(211d) Direct FeCO3 Reduction with H2

Authors: 
Loder, A., Graz University of Technology
Lux, S., Graz University of Technology
Siebenhofer, M., Graz University of Technology
The iron- and steel industry has a huge potential for reduction of CO2 emissions [1]. Direct reduction of siderite ore (FeCO3) to elemental iron may make use of H2, cutting down CO2 emissions by up to 60 %.

Direct FeCO3 reduction with H2 was investigated in terms of FeCO3 conversion and the amount of elemental Fe in the solid product. Five factors were tested for their influence on the reduction of a FeCO3-ore from the Erzberg in Austria: process temperature, particle size, initial mass of the ore, gas flow and hydrogen concentration. The reaction kinetics were investigated with models from Khawam and Flanagan [2].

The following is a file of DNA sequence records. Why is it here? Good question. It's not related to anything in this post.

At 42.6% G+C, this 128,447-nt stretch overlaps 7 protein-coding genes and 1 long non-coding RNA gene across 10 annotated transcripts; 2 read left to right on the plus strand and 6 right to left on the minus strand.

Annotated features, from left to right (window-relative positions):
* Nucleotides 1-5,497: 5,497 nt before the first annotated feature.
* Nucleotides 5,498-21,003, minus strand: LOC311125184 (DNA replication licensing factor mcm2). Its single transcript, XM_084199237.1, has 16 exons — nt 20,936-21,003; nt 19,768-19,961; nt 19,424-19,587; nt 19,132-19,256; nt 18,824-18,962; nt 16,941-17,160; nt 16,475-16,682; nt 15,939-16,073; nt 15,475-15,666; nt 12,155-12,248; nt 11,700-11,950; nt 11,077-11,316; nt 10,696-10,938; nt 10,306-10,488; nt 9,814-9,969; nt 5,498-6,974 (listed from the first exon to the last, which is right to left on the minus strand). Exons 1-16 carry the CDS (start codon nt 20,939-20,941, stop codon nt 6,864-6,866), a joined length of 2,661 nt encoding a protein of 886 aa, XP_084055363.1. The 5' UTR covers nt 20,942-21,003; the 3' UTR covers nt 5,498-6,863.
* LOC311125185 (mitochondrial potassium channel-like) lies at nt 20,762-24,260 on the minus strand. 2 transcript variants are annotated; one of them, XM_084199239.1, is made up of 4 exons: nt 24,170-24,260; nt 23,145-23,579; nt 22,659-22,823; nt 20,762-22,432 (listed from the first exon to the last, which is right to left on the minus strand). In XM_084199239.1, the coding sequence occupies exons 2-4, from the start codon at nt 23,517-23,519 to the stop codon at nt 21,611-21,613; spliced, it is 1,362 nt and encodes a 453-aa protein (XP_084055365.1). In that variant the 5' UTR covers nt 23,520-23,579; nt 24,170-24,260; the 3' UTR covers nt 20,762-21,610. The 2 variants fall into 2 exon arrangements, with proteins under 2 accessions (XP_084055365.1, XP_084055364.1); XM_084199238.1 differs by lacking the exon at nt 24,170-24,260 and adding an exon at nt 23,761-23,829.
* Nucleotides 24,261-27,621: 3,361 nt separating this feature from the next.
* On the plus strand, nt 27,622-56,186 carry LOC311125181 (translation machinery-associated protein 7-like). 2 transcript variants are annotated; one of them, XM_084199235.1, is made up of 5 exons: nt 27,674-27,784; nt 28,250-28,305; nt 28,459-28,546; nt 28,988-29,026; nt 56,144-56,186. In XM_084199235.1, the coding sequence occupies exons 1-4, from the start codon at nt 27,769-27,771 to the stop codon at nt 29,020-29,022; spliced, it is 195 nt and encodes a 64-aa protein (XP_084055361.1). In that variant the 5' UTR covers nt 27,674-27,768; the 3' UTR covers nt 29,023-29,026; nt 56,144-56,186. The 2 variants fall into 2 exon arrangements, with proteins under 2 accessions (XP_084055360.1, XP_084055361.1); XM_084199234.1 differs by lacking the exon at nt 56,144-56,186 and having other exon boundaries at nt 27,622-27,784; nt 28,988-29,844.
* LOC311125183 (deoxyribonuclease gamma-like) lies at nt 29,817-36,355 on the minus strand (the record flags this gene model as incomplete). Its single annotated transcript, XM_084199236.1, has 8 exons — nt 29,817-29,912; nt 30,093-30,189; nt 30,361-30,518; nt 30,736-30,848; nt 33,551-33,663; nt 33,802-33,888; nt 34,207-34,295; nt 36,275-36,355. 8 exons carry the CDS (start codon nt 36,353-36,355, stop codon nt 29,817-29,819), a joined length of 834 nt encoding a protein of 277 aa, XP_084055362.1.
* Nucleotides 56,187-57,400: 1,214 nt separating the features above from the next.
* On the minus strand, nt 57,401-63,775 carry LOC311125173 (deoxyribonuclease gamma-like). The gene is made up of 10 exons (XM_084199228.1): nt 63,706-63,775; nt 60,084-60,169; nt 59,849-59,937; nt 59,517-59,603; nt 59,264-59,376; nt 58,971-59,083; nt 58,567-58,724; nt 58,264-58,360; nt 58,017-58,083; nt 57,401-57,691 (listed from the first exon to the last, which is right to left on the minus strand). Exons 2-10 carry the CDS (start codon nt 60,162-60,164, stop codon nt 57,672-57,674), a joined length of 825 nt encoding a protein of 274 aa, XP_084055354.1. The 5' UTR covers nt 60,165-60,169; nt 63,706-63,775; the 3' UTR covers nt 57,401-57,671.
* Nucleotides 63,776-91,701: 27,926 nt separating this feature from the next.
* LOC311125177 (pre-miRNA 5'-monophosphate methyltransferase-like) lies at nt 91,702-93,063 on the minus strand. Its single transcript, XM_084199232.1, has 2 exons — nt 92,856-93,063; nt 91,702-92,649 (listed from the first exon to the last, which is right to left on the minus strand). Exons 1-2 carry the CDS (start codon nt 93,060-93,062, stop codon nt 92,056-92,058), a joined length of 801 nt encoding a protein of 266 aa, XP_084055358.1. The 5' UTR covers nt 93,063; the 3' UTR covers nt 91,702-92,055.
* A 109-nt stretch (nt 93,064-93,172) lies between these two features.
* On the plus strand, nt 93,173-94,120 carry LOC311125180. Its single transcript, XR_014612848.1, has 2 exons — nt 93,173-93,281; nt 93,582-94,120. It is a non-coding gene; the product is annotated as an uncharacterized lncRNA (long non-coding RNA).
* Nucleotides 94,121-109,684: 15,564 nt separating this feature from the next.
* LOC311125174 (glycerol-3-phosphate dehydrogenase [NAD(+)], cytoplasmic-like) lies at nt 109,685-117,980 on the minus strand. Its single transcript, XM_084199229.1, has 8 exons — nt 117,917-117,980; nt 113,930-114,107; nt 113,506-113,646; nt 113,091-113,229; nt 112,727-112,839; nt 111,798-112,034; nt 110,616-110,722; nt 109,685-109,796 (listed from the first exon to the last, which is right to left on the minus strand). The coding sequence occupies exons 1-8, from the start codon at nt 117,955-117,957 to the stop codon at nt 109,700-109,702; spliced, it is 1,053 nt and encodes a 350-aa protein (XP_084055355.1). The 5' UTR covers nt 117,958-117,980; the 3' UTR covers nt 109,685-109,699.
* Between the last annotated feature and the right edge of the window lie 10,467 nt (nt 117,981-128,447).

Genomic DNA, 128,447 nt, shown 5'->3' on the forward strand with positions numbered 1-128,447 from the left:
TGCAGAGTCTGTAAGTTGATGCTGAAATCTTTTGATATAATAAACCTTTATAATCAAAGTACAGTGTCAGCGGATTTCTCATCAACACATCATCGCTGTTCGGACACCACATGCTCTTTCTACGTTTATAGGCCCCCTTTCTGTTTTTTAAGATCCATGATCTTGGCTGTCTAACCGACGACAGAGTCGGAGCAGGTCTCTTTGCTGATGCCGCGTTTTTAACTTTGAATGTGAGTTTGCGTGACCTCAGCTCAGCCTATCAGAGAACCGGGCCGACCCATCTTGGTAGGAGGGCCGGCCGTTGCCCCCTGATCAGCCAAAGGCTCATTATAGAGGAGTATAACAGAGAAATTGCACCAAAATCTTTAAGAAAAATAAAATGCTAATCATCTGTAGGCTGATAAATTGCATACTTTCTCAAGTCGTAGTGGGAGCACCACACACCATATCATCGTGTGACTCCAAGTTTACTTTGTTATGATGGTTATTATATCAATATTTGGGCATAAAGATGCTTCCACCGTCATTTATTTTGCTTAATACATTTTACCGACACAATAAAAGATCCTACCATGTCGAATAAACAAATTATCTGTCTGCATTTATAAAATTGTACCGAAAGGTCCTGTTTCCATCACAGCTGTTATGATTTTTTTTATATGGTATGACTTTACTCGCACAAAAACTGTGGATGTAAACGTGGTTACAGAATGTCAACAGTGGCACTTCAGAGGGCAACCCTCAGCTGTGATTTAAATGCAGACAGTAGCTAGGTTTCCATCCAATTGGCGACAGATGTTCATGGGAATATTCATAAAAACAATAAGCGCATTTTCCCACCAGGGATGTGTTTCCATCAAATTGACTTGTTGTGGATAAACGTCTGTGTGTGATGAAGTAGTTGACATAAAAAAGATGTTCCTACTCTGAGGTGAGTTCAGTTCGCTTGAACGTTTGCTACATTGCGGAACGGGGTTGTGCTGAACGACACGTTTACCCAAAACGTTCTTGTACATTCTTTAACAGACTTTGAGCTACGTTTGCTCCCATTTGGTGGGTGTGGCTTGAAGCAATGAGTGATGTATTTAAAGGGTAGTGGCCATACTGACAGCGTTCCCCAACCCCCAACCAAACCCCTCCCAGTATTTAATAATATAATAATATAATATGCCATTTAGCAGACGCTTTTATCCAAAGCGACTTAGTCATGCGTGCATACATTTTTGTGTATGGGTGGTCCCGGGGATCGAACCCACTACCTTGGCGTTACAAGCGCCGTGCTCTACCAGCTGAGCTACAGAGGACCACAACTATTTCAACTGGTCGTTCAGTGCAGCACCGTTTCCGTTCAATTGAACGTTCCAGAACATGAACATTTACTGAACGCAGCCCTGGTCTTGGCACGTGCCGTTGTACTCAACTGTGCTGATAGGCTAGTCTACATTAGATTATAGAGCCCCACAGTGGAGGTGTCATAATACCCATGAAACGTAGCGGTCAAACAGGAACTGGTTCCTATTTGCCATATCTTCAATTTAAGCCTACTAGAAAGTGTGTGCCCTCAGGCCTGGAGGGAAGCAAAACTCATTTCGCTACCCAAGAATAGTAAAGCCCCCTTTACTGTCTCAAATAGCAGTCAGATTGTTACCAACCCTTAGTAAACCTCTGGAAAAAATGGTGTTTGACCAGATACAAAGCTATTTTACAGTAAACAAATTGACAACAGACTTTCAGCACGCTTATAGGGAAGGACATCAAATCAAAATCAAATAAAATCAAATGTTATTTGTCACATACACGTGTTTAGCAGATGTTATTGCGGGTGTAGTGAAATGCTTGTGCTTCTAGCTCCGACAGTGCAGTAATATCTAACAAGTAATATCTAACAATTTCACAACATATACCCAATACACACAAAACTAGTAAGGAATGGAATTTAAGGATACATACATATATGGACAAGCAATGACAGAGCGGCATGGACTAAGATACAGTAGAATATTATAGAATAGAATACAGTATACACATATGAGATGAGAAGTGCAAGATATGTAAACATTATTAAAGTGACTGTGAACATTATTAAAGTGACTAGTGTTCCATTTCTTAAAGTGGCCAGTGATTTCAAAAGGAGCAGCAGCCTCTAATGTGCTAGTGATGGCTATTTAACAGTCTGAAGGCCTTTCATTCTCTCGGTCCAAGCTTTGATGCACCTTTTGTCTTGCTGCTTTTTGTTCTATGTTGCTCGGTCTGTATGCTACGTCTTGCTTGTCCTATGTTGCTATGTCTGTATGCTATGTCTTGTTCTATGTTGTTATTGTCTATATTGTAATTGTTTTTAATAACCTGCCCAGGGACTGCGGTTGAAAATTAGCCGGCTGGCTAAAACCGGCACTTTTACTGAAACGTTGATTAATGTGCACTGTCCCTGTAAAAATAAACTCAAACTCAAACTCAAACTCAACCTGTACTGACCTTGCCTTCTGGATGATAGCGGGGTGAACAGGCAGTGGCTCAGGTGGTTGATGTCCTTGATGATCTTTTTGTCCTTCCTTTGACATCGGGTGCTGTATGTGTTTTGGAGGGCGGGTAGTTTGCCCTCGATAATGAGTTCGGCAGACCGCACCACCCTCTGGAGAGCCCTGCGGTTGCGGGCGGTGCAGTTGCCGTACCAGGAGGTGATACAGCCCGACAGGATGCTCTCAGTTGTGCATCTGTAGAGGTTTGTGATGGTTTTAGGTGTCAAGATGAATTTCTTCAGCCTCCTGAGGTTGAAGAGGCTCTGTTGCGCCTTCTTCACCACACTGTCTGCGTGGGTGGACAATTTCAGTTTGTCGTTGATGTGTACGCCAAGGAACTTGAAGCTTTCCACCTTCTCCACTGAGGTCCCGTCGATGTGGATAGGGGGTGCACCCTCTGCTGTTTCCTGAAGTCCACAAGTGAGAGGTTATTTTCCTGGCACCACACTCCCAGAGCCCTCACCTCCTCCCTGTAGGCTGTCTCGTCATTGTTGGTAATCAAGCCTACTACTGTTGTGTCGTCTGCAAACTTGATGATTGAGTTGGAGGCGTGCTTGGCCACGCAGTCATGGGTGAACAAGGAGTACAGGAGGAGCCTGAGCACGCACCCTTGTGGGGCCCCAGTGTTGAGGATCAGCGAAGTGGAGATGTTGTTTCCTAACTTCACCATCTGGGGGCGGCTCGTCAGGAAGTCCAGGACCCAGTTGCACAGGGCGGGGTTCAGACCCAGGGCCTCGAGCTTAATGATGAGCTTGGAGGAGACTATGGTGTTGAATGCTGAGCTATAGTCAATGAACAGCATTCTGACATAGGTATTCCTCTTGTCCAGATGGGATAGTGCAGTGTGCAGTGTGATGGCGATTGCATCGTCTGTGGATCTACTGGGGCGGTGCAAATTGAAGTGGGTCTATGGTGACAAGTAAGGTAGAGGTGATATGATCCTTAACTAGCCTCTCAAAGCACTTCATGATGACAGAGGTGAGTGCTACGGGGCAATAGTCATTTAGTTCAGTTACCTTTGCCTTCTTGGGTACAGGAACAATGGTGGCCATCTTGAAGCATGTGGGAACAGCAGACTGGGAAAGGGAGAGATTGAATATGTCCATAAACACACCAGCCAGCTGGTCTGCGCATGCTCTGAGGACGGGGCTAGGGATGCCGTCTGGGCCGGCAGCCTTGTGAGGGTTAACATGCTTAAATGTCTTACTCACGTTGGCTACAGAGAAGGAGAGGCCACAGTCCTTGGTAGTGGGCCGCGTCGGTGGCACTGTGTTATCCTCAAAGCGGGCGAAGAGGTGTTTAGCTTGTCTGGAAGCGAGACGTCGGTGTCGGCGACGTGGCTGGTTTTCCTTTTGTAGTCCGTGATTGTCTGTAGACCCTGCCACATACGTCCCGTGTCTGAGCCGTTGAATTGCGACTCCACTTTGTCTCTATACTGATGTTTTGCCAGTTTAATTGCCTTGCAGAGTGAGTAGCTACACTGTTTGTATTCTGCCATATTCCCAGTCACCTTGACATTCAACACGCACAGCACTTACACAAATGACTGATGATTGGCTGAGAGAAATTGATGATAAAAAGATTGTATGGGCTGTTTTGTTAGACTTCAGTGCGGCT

The investigation of direct FeCO3 reduction with hydrogen was based on Design of Experiments. The factors process temperature, particle size, gas flow and the interaction of gas flow*temperature and gas flow*gas flow were identified as strong impact on FeCO3 conversion. The sigmoidal curve of the A4 model (Avrami-Erofeyev) [2] represents the experimental data of FeCO3 conversion vs. time best. The limiting effect of the temperature on maximum FeCO3 conversion was included in the model.

The information on the process parameters and the reaction rate law is needed for process and plant design for direct FeCO3 reduction with H2.

[1] M. A. Quader, S. Ahmed, R. A. R. Ghazilla, S. Ahmed, and M. Dahari, “A comprehensive review on energy efficient CO2 breakthrough technologies for sustainable green iron and steel manufacturing,” Renew. Sustain. Energy Rev., vol. 50, pp. 594–614, 2015.

[2] A. Khawam and R. D. Flanagan, “Solid-State kinetic Models: Basic and Mathematical Fundamentals,” J.Phys.Chem.B, vol. 110, no. 35, pp. 17315–17328, 2006.